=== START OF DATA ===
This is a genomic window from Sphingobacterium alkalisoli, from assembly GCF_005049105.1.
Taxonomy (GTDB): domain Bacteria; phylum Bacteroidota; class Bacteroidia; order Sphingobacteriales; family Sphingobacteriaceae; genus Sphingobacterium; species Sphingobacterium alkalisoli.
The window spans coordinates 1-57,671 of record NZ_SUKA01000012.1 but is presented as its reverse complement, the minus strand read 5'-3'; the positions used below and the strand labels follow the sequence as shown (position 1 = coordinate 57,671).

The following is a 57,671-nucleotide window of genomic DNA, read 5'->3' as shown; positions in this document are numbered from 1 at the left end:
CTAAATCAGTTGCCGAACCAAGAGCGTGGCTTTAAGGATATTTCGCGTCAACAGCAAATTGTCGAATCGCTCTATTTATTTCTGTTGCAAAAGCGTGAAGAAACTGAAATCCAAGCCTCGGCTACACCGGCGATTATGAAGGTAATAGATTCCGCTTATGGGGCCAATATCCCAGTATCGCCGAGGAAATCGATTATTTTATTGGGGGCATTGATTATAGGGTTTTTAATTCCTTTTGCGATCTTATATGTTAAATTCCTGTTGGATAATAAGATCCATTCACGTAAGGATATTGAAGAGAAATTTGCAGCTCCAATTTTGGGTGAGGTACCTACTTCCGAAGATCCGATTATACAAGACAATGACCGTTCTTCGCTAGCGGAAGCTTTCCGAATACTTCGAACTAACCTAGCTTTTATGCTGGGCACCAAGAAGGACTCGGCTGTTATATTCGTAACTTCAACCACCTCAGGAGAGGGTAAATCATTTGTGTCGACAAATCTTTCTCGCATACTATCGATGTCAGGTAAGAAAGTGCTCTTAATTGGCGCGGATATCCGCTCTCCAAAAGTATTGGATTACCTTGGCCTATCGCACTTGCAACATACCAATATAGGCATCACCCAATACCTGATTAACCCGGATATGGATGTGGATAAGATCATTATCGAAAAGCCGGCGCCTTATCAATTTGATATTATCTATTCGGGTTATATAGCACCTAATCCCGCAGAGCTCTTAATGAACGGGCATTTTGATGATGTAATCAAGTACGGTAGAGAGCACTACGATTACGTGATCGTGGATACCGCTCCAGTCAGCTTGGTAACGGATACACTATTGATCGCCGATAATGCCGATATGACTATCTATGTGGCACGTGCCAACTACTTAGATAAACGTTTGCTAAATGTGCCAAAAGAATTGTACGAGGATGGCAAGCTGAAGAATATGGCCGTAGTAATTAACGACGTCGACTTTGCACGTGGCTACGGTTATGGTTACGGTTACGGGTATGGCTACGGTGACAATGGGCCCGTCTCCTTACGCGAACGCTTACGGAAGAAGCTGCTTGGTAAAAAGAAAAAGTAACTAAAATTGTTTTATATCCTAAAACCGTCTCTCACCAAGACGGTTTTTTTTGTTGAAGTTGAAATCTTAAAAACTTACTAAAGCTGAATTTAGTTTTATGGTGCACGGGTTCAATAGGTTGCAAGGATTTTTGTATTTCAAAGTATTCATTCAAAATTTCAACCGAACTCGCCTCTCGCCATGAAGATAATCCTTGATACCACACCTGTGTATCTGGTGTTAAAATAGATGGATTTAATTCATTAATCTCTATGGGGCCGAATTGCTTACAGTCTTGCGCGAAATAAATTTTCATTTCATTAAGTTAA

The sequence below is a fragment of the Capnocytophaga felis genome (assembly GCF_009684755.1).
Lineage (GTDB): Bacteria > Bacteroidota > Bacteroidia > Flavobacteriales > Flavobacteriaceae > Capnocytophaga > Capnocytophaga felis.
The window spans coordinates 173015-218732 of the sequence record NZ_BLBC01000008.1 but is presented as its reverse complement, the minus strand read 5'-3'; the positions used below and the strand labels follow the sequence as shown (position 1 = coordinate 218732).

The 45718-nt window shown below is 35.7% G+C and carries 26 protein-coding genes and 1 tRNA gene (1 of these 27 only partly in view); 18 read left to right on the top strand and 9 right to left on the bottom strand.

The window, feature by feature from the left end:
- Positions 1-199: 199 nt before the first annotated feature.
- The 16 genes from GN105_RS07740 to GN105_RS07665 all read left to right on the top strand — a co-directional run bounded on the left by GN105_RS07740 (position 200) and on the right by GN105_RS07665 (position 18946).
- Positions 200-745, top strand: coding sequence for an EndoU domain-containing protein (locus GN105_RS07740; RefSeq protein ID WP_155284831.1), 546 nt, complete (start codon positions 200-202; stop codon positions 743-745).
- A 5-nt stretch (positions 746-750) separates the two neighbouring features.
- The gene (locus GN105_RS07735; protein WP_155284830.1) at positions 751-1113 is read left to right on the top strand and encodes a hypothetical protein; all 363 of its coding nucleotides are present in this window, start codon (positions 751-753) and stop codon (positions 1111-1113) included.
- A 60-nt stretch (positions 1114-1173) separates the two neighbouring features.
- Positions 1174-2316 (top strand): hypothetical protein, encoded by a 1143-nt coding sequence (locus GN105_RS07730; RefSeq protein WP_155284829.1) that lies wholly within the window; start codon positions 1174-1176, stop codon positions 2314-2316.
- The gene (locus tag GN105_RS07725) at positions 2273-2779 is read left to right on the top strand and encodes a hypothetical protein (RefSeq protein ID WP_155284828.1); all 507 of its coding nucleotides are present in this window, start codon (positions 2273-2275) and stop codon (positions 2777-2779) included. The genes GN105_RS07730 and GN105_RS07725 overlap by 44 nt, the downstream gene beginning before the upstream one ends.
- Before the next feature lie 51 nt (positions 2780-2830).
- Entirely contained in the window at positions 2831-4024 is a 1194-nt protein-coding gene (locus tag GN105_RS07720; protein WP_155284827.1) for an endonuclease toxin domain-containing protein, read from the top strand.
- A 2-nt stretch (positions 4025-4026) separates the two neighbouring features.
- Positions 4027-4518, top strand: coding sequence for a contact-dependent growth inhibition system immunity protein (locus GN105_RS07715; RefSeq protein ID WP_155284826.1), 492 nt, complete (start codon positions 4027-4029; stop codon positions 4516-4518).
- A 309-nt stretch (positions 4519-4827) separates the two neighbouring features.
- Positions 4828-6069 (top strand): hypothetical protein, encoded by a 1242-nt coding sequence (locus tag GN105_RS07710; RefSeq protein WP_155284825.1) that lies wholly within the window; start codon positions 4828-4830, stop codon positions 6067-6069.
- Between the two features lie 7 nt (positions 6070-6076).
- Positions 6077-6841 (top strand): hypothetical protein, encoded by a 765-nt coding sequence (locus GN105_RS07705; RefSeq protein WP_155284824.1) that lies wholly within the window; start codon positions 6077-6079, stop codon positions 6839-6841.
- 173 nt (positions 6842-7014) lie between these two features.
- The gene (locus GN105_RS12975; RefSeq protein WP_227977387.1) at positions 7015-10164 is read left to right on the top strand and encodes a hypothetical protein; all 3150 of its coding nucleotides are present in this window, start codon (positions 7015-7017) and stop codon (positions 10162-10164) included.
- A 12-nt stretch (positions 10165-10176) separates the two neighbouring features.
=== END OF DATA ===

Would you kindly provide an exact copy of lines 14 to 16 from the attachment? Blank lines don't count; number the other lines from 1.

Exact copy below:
- A 5-nt stretch (positions 746-750) separates the two neighbouring features.
- The gene (locus GN105_RS07735; protein WP_155284830.1) at positions 751-1113 is read left to right on the top strand and encodes a hypothetical protein; all 363 of its coding nucleotides are present in this window, start codon (positions 751-753) and stop codon (positions 1111-1113) included.
- A 60-nt stretch (positions 1114-1173) separates the two neighbouring features.